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When to Restore a 1911

When to Restore a 1911

By Bill Adair

Deciding when (or why) to restore a firearm is not as complicated a matter as would be indicated by the millions of words written on the subject. “RESTORING AN ANTIQUE WILL DESTROY ITS VALUE” is the phrase most often heard; but, what if its value has already been destroyed by a previous refinishing done badly by one of the great many hacks out there (especially true in the 50′s and 60′s), or what if it’s a pitted, rusty, brown or grey gun with numerous other problems?

Basically, if a gun is not a “collector-grade” specimen, meaning that it has less original finish than what the collector is looking for (say less than 80% as a general guide), then its collector value cannot be considered in the decision to restore or not. The exceptions are: (a) a gun with some documented historical provenance or (b) a gun of great rarity, both of which are factors that outweigh amount of finish or condition as collector-criteria.

So, if a gun is in the less-than-80%/no-provenance category, it has a value to the “accumulator” (most of us), but no real “collector” value.

Probably 95% of the guns coming into my shop are non-collector guns with little or no original finish, are often abused, pitted, gouged, dinged, prevously-overbuffed, hot-blued, cold-blued semi-wrecks in the less-than-10% category. Restoring these “bad-guns” and making them into “good guns” is what it’s all about. It’s either that, or let the effects of abuse and negligence eat them away until they’re gone forever.

I frequently advise my customers not to “mess” with a particular gun if it happens to fall within the collector-grade range. On the other hand, if a collector-grade gun has something wrong with it, which is correctable, but which hurts the value if left uncorrected, I’ll often do a partial restoration to fix that one problem.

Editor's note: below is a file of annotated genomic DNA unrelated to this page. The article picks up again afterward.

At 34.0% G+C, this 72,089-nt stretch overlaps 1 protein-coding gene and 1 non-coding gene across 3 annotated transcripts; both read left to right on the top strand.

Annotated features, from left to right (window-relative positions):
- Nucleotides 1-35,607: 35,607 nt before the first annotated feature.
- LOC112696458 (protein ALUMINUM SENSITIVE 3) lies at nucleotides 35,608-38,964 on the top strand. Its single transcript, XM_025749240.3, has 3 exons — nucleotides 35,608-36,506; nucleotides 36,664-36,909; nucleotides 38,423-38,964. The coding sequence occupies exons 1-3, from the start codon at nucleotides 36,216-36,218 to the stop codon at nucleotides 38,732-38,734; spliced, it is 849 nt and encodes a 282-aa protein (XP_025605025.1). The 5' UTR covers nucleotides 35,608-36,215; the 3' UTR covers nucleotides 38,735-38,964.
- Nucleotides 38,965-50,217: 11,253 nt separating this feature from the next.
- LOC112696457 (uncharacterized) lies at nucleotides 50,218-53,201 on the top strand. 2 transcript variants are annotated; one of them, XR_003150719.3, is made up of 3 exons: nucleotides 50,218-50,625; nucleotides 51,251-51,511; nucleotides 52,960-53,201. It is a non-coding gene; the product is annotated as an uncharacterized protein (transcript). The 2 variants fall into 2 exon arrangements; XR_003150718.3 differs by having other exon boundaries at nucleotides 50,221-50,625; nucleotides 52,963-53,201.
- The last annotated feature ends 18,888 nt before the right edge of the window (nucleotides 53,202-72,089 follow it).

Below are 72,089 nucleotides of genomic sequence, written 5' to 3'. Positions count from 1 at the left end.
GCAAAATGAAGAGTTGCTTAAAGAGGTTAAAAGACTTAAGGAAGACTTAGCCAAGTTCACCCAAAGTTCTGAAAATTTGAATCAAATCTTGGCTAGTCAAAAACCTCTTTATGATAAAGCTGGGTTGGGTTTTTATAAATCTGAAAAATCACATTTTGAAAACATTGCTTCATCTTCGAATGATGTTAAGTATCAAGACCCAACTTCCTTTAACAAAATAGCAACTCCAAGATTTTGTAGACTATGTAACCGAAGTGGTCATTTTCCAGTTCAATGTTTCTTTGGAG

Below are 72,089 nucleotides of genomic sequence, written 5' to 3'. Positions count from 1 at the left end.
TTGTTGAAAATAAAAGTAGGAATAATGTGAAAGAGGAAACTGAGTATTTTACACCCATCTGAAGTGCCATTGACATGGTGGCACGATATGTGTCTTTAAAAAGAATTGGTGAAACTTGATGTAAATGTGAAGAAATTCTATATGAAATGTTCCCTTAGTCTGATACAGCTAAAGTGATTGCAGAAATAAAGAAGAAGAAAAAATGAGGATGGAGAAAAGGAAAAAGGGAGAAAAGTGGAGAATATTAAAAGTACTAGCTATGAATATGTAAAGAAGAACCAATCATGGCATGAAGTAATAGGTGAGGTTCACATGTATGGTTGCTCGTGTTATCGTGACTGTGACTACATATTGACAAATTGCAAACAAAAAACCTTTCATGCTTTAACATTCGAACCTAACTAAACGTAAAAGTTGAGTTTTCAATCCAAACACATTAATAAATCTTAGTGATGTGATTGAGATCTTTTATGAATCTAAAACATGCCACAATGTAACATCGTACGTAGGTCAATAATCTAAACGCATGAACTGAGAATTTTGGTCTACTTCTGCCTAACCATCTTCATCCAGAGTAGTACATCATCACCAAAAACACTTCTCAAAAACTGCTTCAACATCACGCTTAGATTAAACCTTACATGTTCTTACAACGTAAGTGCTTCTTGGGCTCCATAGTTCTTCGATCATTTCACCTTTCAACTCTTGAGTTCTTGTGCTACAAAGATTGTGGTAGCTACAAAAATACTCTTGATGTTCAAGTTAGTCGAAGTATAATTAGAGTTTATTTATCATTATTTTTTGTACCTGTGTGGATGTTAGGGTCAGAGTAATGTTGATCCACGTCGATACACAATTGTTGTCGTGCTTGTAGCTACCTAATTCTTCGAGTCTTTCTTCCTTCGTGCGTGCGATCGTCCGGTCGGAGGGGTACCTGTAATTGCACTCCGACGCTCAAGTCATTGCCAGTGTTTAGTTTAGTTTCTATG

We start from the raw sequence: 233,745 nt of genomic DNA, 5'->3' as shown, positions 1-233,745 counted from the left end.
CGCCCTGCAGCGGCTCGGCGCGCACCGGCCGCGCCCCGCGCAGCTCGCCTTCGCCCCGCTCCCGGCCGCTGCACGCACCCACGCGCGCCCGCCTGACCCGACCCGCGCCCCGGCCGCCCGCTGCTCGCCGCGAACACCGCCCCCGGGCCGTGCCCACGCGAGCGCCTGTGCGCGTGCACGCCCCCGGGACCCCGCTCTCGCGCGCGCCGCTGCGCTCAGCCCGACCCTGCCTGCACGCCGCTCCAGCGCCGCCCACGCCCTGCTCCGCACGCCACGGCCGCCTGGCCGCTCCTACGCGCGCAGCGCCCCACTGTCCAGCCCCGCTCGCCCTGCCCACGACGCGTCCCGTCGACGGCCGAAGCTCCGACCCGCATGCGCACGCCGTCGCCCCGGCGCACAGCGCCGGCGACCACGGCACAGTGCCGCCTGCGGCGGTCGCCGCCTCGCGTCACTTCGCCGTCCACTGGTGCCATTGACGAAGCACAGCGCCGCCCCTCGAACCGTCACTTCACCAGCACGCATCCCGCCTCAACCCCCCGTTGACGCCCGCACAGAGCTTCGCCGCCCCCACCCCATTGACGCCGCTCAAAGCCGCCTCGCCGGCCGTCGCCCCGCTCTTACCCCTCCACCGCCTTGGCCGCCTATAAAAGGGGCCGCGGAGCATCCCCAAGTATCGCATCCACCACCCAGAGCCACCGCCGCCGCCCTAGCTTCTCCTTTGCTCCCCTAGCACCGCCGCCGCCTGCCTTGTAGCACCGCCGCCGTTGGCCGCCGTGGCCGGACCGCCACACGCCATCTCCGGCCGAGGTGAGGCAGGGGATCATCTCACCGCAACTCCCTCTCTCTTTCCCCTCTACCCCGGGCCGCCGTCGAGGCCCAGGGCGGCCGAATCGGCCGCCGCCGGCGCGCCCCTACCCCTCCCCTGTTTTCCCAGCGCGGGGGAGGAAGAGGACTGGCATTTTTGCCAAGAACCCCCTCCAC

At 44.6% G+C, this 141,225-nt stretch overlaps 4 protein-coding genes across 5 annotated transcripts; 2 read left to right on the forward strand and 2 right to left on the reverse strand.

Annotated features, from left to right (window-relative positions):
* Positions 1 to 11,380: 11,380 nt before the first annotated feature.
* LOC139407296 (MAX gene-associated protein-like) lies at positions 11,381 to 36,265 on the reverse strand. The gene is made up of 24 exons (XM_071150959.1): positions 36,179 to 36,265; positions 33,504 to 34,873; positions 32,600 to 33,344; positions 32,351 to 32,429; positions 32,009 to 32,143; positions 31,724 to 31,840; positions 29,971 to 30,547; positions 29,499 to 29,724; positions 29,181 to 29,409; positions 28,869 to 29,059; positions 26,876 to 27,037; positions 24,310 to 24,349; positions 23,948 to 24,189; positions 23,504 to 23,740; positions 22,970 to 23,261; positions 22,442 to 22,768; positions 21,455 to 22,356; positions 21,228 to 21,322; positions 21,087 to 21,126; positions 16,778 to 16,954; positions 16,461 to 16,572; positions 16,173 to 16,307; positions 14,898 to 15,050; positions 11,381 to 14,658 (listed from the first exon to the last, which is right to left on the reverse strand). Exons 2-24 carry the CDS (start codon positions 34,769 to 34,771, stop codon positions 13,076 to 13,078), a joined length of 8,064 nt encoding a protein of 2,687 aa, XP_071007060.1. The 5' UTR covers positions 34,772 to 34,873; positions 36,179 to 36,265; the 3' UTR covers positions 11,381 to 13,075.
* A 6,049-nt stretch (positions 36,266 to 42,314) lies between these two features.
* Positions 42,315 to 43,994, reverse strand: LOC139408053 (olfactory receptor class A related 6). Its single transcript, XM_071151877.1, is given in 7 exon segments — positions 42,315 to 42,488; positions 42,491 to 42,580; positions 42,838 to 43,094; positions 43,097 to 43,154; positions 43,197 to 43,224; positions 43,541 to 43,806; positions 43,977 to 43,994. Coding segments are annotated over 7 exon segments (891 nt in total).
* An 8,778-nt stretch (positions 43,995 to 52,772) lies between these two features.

As an example, I recently had a would-be collector-grade Colt single-action where the front sight had been filed down to nothing, and the barrel had been hit a few times in the filing process. I made a new front sight of proper shape and height, polished out the file marks and re-blued the barrel using the original nitre-blue, then “aged” it back just a little to match the rest of the gun. Could you tell? No. Did it hurt the value of the gun? No. Did it increase the value? Yes.

Flayderman has written: “Refinishing is akin to taking an 80-year-old man and dressing him in the clothes of a teenager”. I couldn’t disagree more if we’re talking about non-collector-grade guns. It’s more like taking a naked 80-year-old man and dressing him in a nice suit (even though it may not be a new-looking suit). Which would you rather look at?

What needs to be remembered is that there is a world of difference between “refinishing” and “restoration”. The term “refinishing” could mean hot-bluing a single-action (where hot-blue wasn’t invented till about 1937). But “restoration” means doing things right. It means doing it precisely like it was done 80 or 150 years ago by the factory. It means polishing in the exact way the factory did it, and finishing the exact way the factory did it.

There are only a handful of restoration-gunsmiths in the world who can do that… or who will do that. To that handful you can entrust your antique arms.

Editor’s Note: Sadly, Bill Adair is no longer with us. His skill, knowledge and friendship will be missed.

 


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